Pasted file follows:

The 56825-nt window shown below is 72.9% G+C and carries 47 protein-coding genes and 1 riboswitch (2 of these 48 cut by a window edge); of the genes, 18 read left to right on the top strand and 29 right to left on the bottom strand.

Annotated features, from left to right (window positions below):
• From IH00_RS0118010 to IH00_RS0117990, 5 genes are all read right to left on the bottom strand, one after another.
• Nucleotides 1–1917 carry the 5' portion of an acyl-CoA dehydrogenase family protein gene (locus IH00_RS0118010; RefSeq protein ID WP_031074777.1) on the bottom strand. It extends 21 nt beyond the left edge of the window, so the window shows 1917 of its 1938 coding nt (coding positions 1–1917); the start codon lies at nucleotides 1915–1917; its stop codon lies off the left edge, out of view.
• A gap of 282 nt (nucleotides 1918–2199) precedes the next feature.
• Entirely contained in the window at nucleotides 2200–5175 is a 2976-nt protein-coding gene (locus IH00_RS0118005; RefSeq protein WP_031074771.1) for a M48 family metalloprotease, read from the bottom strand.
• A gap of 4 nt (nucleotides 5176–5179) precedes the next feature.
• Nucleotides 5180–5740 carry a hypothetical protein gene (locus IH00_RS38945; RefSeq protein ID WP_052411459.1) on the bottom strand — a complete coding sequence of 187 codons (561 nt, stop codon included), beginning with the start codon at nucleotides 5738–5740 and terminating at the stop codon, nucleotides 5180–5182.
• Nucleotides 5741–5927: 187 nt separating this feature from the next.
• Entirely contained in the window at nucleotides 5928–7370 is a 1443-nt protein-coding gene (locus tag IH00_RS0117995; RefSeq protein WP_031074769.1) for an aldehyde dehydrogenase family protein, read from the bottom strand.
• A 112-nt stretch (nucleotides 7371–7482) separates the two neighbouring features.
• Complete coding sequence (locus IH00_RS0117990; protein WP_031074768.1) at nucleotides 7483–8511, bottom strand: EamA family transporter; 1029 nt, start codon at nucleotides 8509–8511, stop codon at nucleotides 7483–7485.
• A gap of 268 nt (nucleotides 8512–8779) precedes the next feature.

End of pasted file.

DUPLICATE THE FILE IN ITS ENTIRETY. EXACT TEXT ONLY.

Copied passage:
The 56825-nt window shown below is 72.9% G+C and carries 47 protein-coding genes and 1 riboswitch (2 of these 48 cut by a window edge); of the genes, 18 read left to right on the top strand and 29 right to left on the bottom strand.

Annotated features, from left to right (window positions below):
• From IH00_RS0118010 to IH00_RS0117990, 5 genes are all read right to left on the bottom strand, one after another.
• Nucleotides 1–1917 carry the 5' portion of an acyl-CoA dehydrogenase family protein gene (locus IH00_RS0118010; RefSeq protein ID WP_031074777.1) on the bottom strand. It extends 21 nt beyond the left edge of the window, so the window shows 1917 of its 1938 coding nt (coding positions 1–1917); the start codon lies at nucleotides 1915–1917; its stop codon lies off the left edge, out of view.
• A gap of 282 nt (nucleotides 1918–2199) precedes the next feature.
• Entirely contained in the window at nucleotides 2200–5175 is a 2976-nt protein-coding gene (locus IH00_RS0118005; RefSeq protein WP_031074771.1) for a M48 family metalloprotease, read from the bottom strand.
• A gap of 4 nt (nucleotides 5176–5179) precedes the next feature.
• Nucleotides 5180–5740 carry a hypothetical protein gene (locus IH00_RS38945; RefSeq protein ID WP_052411459.1) on the bottom strand — a complete coding sequence of 187 codons (561 nt, stop codon included), beginning with the start codon at nucleotides 5738–5740 and terminating at the stop codon, nucleotides 5180–5182.
• Nucleotides 5741–5927: 187 nt separating this feature from the next.
• Entirely contained in the window at nucleotides 5928–7370 is a 1443-nt protein-coding gene (locus tag IH00_RS0117995; RefSeq protein WP_031074769.1) for an aldehyde dehydrogenase family protein, read from the bottom strand.
• A 112-nt stretch (nucleotides 7371–7482) separates the two neighbouring features.
• Complete coding sequence (locus IH00_RS0117990; protein WP_031074768.1) at nucleotides 7483–8511, bottom strand: EamA family transporter; 1029 nt, start codon at nucleotides 8509–8511, stop codon at nucleotides 7483–7485.
• A gap of 268 nt (nucleotides 8512–8779) precedes the next feature.